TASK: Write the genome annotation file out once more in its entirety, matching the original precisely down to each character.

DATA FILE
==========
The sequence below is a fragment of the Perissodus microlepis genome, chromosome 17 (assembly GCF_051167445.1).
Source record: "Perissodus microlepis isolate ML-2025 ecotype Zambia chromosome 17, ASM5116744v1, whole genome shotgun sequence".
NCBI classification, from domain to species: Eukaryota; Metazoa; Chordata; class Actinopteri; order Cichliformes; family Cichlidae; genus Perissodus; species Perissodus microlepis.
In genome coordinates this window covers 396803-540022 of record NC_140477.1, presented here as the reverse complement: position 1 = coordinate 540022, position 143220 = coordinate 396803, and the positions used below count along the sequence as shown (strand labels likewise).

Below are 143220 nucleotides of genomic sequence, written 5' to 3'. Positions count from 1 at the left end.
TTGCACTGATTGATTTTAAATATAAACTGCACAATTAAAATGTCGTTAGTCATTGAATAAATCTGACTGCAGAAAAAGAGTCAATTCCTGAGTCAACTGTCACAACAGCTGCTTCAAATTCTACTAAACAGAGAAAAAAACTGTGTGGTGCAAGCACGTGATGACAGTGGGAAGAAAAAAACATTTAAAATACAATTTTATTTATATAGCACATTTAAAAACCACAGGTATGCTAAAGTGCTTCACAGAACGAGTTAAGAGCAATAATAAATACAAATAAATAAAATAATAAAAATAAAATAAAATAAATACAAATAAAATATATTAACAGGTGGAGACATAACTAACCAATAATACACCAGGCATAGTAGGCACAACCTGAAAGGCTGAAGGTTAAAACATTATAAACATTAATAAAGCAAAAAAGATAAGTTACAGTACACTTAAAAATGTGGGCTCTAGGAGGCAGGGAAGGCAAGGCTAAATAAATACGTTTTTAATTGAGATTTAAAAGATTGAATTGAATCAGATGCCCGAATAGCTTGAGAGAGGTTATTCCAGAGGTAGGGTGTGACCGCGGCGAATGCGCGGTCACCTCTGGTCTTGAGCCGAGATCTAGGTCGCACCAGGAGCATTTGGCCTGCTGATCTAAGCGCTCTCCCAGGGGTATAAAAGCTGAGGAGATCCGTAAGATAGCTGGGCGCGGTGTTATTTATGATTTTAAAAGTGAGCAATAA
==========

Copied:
The sequence below is a fragment of the Perissodus microlepis genome, chromosome 17 (assembly GCF_051167445.1).
Source record: "Perissodus microlepis isolate ML-2025 ecotype Zambia chromosome 17, ASM5116744v1, whole genome shotgun sequence".
NCBI classification, from domain to species: Eukaryota; Metazoa; Chordata; class Actinopteri; order Cichliformes; family Cichlidae; genus Perissodus; species Perissodus microlepis.
In genome coordinates this window covers 396803-540022 of record NC_140477.1, presented here as the reverse complement: position 1 = coordinate 540022, position 143220 = coordinate 396803, and the positions used below count along the sequence as shown (strand labels likewise).

Below are 143220 nucleotides of genomic sequence, written 5' to 3'. Positions count from 1 at the left end.
TTGCACTGATTGATTTTAAATATAAACTGCACAATTAAAATGTCGTTAGTCATTGAATAAATCTGACTGCAGAAAAAGAGTCAATTCCTGAGTCAACTGTCACAACAGCTGCTTCAAATTCTACTAAACAGAGAAAAAAACTGTGTGGTGCAAGCACGTGATGACAGTGGGAAGAAAAAAACATTTAAAATACAATTTTATTTATATAGCACATTTAAAAACCACAGGTATGCTAAAGTGCTTCACAGAACGAGTTAAGAGCAATAATAAATACAAATAAATAAAATAATAAAAATAAAATAAAATAAATACAAATAAAATATATTAACAGGTGGAGACATAACTAACCAATAATACACCAGGCATAGTAGGCACAACCTGAAAGGCTGAAGGTTAAAACATTATAAACATTAATAAAGCAAAAAAGATAAGTTACAGTACACTTAAAAATGTGGGCTCTAGGAGGCAGGGAAGGCAAGGCTAAATAAATACGTTTTTAATTGAGATTTAAAAGATTGAATTGAATCAGATGCCCGAATAGCTTGAGAGAGGTTATTCCAGAGGTAGGGTGTGACCGCGGCGAATGCGCGGTCACCTCTGGTCTTGAGCCGAGATCTAGGTCGCACCAGGAGCATTTGGCCTGCTGATCTAAGCGCTCTCCCAGGGGTATAAAAGCTGAGGAGATCCGTAAGATAGCTGGGCGCGGTGTTATTTATGATTTTAAAAGTGAGCAATAA